Marisa Tsai has been named as a finalist for the Emerging Leaders in Nutrition Science Abstract Recognition Award Program, a program of the American Society for Nutrition that recognizes the highest quality research presented by students and young investigators at Nutrition 2022 Live Online. Tsai is a research data analyst at the University of California, Division of Agriculture and Natural Resources, Nutrition Policy Institute, and a doctoral student at the University of California, Berkeley, School of Public Health. More than 700 abstracts were submitted by students and postdoctoral fellows and the award program aims to recognize the top 15% highest scoring abstracts. Abstracts were rated by more than 400 nutrition scientists. Finalists will be recognized during the Nutrition 2022 Live Online conference that will be held virtually from June 14-16, 2022. Tsai's abstract is titled “Larger WIC Cash Value Benefit for Vegetables and Fruit Is Associated With Lower Food Insecurity and Improved Participant Satisfaction in WIC Families With Children”.
Marisa Tsai recognized with an American Society for Nutrition emerging leader in nutrition science award
New policy brief to inform California’s SB 1481 shows how the federal Child and Adult Care Food Program fills nutrition gaps for preschoolers
The federal Child and Adult Care Food Program (CACFP) provides balanced and nutritious meals to nearly 800,000 California preschoolers each day. Research conducted by the University of California Nutrition Policy Institute shows that CACFP-participating childcare sites offer better quality meals compared to sites that do not participate. The CACFP can also reduce family food insecurity. California Senate Bill 1481 (Becker)—Food with Care—would establish a free daily meal program for children in childcare centers and homes that participate in CACFP, while also ensuring adequate and fair pay for child care providers. The bill is co-sponsored by CACFP Roundtable and Nourish CA. A new NPI policy brief synthesizes research showing the need for increased access to healthy food for preschool-aged children in California, citing inadequate access to healthy food contributing to increased risks of children's developing poor health outcomes such as overweight, obesity, type 2 diabetes, high blood pressure, high cholesterol, fatty liver disease, and other health and psychological issues. These health issues can cost California over $71 billion dollars annually.
Study identifies how to help college students access the federal Supplemental Nutrition Assistance Program
Ensuring college students have access to nutritious and affordable food is critical to support their health and academic success. However, rates of food insecurity amongst college students—on average 43%—is three times higher than adults in the US. University of California researchers have identified ways to support college students in gaining access to the federal Supplemental Nutrition Assistance Program—known as CalFresh in California—including having county staff present on college campuses to support SNAP enrollment and ensuring campus staff have strong relationships with county SNAP agencies. Researchers also identified inconsistent student SNAP eligibility information and procedures across county offices as a common barrier for students to access SNAP benefits. These themes were identified through in-depth interviews with twenty-one key informants, including staff from the UC on-campus Basic Needs Centers, campus financial aid offices, county agencies, and food banks. The findings were published in the Journal of Nutrition Education and Behavior by Erin Esaryk and Lorrene Ritchie of the UC Nutrition Policy Institute, Laurel Moffat of Washington State University Extension, and principal investigator Suzanna Martinez of UC San Francisco Department of Epidemiology and Biostatistics. The study was funded by California State Legislature to the UC system for addressing students' basic needs as part of the UC Basic Needs Initiative.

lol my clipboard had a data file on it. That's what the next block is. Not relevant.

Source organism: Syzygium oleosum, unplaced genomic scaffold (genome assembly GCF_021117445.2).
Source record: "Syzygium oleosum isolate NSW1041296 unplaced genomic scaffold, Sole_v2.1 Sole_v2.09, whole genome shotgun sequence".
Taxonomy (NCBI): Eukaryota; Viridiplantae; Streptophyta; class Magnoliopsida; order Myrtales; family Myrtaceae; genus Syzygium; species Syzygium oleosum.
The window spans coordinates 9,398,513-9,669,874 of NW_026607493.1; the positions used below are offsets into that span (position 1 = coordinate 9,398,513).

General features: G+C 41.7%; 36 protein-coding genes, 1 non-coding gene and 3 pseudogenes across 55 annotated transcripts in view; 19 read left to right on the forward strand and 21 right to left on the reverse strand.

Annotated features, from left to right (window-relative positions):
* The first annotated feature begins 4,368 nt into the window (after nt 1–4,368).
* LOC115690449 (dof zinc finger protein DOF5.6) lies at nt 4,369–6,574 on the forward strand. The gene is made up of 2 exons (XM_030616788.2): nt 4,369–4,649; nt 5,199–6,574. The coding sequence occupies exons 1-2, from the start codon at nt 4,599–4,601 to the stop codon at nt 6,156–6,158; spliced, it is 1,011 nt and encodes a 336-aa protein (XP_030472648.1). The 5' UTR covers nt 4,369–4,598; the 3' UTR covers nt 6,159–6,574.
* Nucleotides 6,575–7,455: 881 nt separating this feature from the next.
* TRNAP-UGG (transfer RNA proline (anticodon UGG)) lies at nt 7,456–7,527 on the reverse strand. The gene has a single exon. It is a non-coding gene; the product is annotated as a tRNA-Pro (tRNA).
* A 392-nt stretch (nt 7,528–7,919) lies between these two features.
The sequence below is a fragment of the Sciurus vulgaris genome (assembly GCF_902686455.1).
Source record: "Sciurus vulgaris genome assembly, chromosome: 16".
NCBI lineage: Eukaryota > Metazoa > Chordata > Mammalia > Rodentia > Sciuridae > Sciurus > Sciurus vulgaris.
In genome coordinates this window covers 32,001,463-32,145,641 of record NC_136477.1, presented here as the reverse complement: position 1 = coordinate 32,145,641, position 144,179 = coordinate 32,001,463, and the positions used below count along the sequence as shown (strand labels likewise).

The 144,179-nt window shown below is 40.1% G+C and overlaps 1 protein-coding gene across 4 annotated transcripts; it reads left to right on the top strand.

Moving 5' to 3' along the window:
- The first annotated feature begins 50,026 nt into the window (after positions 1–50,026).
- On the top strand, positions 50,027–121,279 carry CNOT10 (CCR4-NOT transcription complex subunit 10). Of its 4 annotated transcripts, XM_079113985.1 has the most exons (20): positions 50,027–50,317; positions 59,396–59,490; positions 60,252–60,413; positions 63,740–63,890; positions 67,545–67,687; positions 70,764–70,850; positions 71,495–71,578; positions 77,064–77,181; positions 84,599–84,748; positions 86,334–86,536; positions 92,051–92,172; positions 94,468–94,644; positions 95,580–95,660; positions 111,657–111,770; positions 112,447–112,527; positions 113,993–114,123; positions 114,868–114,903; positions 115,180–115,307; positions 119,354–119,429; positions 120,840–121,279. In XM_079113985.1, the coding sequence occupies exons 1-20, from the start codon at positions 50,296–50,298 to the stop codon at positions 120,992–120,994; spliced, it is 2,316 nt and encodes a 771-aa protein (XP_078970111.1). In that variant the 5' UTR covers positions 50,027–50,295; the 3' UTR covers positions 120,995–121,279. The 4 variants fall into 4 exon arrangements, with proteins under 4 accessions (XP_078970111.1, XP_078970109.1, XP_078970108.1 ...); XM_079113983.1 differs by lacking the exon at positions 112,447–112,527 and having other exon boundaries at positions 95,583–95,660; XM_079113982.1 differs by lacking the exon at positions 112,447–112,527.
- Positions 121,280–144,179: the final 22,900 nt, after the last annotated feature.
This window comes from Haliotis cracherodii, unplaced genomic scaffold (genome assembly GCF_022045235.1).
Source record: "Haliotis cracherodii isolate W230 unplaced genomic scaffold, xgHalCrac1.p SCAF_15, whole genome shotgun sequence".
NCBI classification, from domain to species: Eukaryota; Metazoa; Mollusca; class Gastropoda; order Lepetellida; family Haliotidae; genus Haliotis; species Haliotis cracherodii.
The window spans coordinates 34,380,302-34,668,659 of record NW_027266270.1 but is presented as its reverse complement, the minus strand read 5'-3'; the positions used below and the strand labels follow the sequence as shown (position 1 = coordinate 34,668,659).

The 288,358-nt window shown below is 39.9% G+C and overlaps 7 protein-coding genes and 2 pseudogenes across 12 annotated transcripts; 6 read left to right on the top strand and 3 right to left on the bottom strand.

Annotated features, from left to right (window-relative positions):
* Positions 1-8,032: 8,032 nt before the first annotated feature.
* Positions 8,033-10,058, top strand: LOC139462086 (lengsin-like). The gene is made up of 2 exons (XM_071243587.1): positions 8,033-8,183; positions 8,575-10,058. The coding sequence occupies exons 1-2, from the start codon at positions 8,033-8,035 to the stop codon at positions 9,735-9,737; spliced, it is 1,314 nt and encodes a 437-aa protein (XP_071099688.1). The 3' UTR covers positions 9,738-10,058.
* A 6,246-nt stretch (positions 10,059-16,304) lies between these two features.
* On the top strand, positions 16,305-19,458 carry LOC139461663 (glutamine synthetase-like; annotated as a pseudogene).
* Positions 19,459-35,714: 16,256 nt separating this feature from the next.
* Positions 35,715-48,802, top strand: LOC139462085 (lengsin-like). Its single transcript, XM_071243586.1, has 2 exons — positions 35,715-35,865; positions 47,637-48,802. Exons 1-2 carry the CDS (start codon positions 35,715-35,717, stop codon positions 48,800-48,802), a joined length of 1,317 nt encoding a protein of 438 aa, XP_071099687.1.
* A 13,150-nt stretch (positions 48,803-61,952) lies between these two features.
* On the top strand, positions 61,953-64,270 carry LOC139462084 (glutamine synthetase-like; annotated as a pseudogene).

Join the Nutrition Policy Institute for 24 hours of giving starting Thursday May 19, 2022, at 12:00 noon. Giving Day 2022 is an opportunity to donate to NPI to help make a difference in the lives of Californians through supporting access to healthy food and nutrition programs for millions of children and families. Funds donated to NPI will support the NPI Student Fellowship in honor of Pat Crawford, Cooperative Extension Specialist emeritus, and our founding co-director. Please be sure to select ‘Nutrition Policy Institute' and ensure the designation is ‘Nutrition Policy Institute Student Fellowship'. Consider sharing this opportunity with family and friends as many employers offer matching donations.
UC researchers propose new tool to measure school food packaging waste as few standardized methodologies exist
Nearly half of the 14,500 tons of solid waste generated by public schools in the US is food packaging. University of California researchers have created a standardized method to measure this waste as a first step toward reducing it. They started by evaluating methods used to quantify and categorize the types of food packaging waste generated and how it is disposed of in school foodservice settings in a new publication in the International Journal of Environmental Research and Public Health. The article debuts a proposed new instrument–Waste Audit for Sustainable Transitions and Evaluations (WASTE)–to help the research community better measure and understand food packaging waste in US school foodservice. The study was led by UC Berkeley Department of Environmental Science, Policy, and Management doctoral candidate Jessica Heiges in collaboration with Danielle Lee, Wendi Gosliner and Lorrene Ritchie from the UC Nutrition Policy Institute, Hannah Thompson and Kristine Madsen from the UC Berkeley School of Public Health, Kate O'Neill from the UC Berkeley Department of ESPM, Laura Vollmer from UC Agriculture and Natural Resources, and Kate Wobbekind from San Francisco Unified School District. This research was supported by the United States Department of Agriculture, National Institute of Food and Agriculture grant number 2020-68015-30736.
Study suggests SNAP shoppers can access organic fruits and vegetables at lower prices when shopping at farmers' markets compared to supermarkets